Algorithms have become so present in people’s lives that they can influence hundreds of our decisions every day without even being noticed. With eyes fixed on smartphones, desktops, TVs, and other screens, people are impacted by mathematical formulas that help to create a strange pattern about movies or shows they watch, products they buy, and even some behaviours. Facing this sick scenario, how about to get out of the bubble?
In its 33th edition, the São Paulo Art Biennial – which takes place in the biggest city in Brazil until December 9, with free admission – invites you to reflect through the campaign “Turn off the automatic”, created by Tech and Soul agency. Planned since March, the communication presents a film of great impact, with exhibition in prime time of TV; several pieces for print and out-of-home media; and geolocation strategy for those who are close to the event.
The main goal is to show people that by going to the Biennial, they will “turn off the automatic” after get inspired by seeing new things and broaden their horizons. In the end, they will regain the ability to decide for themselves, and not for data or technology, if they like something or not.
“The campaign provokes us about the importance we are giving to the algorithms in our lives. We live in the age of attention and we need to ask ourselves if it’s time to change some of the habits we have acquired with technology. Art, represented here by the Biennial, serves precisely for this kind of reflection,” says Flavio Waiteman, partner and CCO of Tech and Soul. “Art has the ability to get us out of our bubbles and become aware of our attention. We have to reprogram our brains to get rid of the mastery of algorithms. Spending some time at the Biennial is a great exercise to reconnect with yourself.”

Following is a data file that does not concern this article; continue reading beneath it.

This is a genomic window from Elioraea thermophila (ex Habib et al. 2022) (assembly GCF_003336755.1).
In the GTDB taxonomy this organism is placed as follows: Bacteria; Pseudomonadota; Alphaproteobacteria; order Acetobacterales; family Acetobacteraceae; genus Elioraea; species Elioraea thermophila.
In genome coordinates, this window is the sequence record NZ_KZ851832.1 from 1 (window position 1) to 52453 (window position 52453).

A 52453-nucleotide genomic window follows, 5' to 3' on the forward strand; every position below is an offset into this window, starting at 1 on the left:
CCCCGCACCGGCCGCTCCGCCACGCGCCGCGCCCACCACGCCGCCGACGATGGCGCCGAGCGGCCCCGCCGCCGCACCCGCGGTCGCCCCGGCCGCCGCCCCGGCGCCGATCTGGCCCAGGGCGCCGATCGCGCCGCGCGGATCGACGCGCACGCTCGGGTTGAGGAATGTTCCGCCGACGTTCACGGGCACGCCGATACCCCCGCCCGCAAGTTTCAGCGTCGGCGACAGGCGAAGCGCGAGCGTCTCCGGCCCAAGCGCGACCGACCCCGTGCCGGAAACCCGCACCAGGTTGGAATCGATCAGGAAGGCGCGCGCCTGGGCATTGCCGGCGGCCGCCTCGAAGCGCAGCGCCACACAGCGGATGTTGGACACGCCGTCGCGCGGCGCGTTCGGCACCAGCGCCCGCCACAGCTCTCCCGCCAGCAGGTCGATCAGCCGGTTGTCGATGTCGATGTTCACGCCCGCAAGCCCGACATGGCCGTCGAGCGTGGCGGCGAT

The “Turn off the Automatic” campaign film works with the tension of people “dominated” by the screens of their phones, instead of paying attention to their family during dinner, or to the way while driving their cars. The soundtrack emerges as a creative aspect that reinforces the power of technology and algorithms over those who are “in the bubble.” In the end, calm images of the Biennial environment make a counterpoint and arouse interest in the event.
With broken smartphone screens as background, print and OOH ads bring messages that ask people to reflect about common habits by visiting the Biennial. In addition, platforms such as Waze, Facebook and Instagram compose a form of communication based on geolocation and algorithm intelligence, inviting people near Biennial – which takes place at the Ciccillo Matarazzo Pavilion, in Ibirapuera Park – to visit the greatest event of arts in Brazil.
“The curious part is the paradox to use geolocation in a campaign that asks people to turn off their phones. The goal is to show how much visiting the Biennial can be positive at that moment. It is a democratic environment, open to everyone, which can help in questioning and reflecting on the relevance of having control over our own decisions,” Waiteman concludes.
Source: Tech and Soul